The psychiatric survivor consumer movement doesn’t talk enough about prisons and mental health, but we need to. Our natural allies are community harm reduction organizers, restorative justice, and activism against the prison industrial complex.
Mainstream mental health advocates emphasize how lack of treatment ends up getting people in jail. This is partly right – and it’s hard to advocate for an end to abusive hospital care when many people can’t even get a hospital appointment in the first place. We need to push for voluntary community mental health care and an end to the War On Drugs, which drives imprisonment, alongside our challenge to the medical treatment model of drugs and labels. Focusing on force, drugs, and labeling alone is too narrow an agenda. Since prison is such an important issue, when we don’t talk about prison and criminal justice we undermine the reception of our message. We also risk missing the economic and race issues.
The disease model of mental illness gives great leverage in the politics of prison reform. If it’s a brain disease and illness like any other, then compassion and understanding are seen as necessary. Someone with a heart condition, advocates argue, wouldn’t be put under extreme prison conditions without treatment, so someone with a mental illness shouldn’t either.
Is a different strategy possible? Is there a way to talk about prisons, trauma, poverty, and oppression and get the same compassion as the brain disorders argument? Can we challenge the crazy-making abuse that prisons inflict on all prisoners, rather than just focusing on the labeled ones or getting vulnerable prisoners diagnosed and treated? Can we join with social justice activists working for prison reform and social justice?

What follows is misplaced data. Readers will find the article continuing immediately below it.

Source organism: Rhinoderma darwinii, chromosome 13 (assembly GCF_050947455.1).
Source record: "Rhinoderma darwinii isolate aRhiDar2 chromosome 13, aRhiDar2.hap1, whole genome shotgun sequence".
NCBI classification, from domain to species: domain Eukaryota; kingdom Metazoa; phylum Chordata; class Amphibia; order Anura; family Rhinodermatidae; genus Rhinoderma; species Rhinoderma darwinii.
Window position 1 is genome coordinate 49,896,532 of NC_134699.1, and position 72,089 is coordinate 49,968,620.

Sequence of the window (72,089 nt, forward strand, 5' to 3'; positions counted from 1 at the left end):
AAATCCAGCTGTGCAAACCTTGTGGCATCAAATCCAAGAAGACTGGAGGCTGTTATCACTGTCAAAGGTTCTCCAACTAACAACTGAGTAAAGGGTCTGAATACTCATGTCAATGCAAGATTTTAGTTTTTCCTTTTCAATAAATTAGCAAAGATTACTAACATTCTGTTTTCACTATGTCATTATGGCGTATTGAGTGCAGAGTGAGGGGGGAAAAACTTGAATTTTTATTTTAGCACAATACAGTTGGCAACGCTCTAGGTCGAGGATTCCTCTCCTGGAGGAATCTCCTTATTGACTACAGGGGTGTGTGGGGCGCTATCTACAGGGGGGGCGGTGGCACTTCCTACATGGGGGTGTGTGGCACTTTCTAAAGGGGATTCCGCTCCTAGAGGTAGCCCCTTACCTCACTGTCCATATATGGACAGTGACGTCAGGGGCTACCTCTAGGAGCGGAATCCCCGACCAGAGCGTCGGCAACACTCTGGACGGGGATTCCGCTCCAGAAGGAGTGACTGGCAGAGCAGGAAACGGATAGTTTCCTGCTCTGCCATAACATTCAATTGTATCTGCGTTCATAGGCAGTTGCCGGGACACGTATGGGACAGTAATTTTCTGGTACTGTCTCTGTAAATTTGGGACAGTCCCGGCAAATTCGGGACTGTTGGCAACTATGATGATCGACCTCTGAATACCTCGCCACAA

Not if we’re trapped in a medical model of mental health — or if we’re tied to single-issue, non-profit driven activism. Both aren’t sound strategies. We need to be more honest about these complicated issues, including how interrupting prior medication treatment in prisons is a huge problem (a friend had this happen to him, you don’t want to get arrested then come off of anti-psychotics in prison cold turkey, it is a form of torture). We need to add the right to continue medications, with accurate harm reduction information about risks and alternatives, on our agenda. What we don’t need is to join narrow calls for expanded mental health treatment in prisons, or think that medications are the solution to people driven crazy by imprisonment. Prisons are the problem, not untreated mental illness in prison.
Terry Kupers’ work, including this essay How to Create Madness In Prisons, makes clear the role prison plays in creating traumatized, extreme states and madness. Given that prisoners are disproportionately poor people of color, and that poverty and racism drive people crazy, we need a social view of mental health, rather than a brain-disorder view, to understand the prisons issue.
In the era of mental asylums, when individuals suffering from serious mental illness were confined in large public psychiatric hospitals, institutional dynamics came under the spotlight. Erving Goffman, Thomas Scheff and other “sociologists of deviance” hypothesized that institutional dynamics had a big part in driving patients to regress into impotent and bizarre aggressive behaviours while clinicians were side-tracked into self-fulfilling biases in diagnostics. (1 Goffman E ,1962 Scheff T , 1966)